In an August 1887 piece for Argentina's La Nación, José Martí took on US racial divisions in a way that remains uncomfortably current. The article covers President Grover Cleveland's recent decision to return the Confederate flag to the South, capped by former Union and Confederate soldiers coming together on the Gettysburg battlefield. But the piece ends on a troubled note. In spite of the movement toward national reconciliation, Martí saw dismaying signs of continued racial division around him, namely in Oak Ridge, Louisiana, where the town mayor and police had set off a rampage of racist violence in response to the cohabitation of a local black man with a white woman (p. 54).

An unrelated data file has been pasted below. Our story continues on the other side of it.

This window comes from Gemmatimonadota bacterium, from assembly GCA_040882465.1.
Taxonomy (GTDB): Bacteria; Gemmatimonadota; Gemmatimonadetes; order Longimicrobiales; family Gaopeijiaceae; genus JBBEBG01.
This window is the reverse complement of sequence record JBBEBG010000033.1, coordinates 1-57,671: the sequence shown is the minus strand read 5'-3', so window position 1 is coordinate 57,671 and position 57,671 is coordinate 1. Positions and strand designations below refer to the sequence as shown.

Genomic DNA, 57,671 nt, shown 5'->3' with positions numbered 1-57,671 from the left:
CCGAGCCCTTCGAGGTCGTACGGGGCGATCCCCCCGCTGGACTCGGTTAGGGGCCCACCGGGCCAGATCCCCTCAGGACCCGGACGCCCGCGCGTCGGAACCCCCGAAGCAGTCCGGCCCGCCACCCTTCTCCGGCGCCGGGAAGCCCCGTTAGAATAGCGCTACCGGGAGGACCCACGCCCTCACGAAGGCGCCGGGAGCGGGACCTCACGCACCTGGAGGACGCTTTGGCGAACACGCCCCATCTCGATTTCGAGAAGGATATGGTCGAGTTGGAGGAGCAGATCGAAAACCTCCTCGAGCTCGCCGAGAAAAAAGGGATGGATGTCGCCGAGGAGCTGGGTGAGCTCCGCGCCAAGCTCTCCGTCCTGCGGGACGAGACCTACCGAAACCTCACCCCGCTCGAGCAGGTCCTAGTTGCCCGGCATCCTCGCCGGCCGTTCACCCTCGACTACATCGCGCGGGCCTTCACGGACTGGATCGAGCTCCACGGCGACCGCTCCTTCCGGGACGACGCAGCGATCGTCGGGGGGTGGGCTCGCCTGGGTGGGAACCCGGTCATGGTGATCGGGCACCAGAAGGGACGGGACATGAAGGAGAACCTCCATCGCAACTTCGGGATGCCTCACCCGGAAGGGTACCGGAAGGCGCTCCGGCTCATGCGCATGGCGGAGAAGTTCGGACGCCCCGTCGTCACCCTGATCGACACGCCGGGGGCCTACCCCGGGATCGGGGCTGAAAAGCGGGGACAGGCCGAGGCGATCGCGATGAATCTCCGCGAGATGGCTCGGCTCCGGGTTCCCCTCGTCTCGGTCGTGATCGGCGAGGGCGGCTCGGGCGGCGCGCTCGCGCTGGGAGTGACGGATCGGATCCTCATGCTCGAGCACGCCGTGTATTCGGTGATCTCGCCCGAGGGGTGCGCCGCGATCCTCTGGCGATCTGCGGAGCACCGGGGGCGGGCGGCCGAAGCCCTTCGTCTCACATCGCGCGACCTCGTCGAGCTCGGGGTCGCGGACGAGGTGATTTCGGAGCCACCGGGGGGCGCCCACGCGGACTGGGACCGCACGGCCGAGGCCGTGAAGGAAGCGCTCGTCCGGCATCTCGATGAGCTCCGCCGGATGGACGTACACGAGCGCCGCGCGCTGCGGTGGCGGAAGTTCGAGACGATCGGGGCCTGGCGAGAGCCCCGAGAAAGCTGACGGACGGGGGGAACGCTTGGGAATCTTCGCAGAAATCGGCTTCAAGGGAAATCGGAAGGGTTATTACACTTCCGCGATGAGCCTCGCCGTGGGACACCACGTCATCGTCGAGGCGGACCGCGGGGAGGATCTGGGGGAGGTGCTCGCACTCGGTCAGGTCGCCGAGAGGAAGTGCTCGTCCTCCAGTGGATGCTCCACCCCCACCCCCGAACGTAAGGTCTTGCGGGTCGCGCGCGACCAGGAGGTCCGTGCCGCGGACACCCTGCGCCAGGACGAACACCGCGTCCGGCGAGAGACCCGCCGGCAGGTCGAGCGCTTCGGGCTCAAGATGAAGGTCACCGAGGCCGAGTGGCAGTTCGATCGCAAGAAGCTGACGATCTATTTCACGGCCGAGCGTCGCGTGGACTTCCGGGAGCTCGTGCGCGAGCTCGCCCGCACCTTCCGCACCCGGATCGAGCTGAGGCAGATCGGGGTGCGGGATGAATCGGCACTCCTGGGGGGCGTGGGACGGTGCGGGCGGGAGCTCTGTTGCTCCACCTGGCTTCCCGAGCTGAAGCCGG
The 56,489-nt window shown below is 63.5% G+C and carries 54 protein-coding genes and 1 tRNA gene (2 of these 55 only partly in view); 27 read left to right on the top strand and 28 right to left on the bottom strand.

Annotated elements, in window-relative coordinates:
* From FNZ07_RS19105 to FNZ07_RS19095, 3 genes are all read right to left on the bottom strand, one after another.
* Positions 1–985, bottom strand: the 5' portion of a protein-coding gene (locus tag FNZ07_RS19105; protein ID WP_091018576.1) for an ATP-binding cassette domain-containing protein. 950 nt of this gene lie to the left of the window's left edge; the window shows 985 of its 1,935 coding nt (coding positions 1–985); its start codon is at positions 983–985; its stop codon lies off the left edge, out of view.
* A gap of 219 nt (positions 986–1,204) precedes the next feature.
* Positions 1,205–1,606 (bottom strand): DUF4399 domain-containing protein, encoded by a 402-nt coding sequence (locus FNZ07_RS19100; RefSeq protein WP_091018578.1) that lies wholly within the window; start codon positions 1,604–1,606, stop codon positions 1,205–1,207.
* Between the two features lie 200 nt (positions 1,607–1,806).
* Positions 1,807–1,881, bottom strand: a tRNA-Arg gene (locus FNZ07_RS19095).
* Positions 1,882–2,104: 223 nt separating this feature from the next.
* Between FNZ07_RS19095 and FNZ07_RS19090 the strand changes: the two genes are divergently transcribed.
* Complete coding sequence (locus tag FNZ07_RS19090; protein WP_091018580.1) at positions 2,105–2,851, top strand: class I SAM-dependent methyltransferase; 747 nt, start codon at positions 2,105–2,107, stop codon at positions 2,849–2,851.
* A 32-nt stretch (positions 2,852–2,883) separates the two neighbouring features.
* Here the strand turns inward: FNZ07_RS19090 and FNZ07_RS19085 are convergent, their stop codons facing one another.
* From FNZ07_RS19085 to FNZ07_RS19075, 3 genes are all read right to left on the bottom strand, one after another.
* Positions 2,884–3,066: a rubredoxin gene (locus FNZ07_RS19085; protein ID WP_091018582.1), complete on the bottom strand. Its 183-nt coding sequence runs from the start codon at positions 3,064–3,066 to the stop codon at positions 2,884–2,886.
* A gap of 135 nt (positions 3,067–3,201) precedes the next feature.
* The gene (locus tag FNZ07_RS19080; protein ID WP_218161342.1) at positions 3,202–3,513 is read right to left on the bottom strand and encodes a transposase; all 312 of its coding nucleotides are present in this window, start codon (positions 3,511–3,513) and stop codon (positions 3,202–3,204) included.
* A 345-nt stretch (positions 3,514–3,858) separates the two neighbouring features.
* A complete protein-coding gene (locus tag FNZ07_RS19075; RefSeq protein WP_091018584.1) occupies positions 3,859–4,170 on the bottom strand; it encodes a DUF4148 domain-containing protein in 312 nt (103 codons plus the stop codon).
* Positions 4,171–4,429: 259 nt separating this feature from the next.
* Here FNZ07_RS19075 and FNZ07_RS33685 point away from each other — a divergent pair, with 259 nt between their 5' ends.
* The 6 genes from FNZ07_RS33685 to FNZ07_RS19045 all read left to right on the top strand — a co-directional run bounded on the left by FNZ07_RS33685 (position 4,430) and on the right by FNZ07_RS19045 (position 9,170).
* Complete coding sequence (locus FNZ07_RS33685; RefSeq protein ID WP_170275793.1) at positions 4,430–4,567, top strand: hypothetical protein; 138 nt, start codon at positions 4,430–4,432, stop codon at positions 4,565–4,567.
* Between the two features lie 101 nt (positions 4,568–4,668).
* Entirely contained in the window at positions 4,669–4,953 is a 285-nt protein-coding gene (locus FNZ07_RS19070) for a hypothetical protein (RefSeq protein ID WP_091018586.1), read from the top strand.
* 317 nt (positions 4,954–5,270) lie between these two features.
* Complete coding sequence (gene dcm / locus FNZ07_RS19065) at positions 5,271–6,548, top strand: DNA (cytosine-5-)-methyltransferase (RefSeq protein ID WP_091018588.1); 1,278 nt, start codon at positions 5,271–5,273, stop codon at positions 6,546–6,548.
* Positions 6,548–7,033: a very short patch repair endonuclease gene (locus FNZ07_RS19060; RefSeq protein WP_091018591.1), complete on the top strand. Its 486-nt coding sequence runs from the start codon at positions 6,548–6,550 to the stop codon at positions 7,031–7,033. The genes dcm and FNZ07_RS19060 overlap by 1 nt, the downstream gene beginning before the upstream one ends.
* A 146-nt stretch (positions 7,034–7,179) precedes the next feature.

These two gestures—transcending past differences in the service of the nation while recognizing continued inequality—permeate Martí's vast writings on race in the United States. The distance between them...

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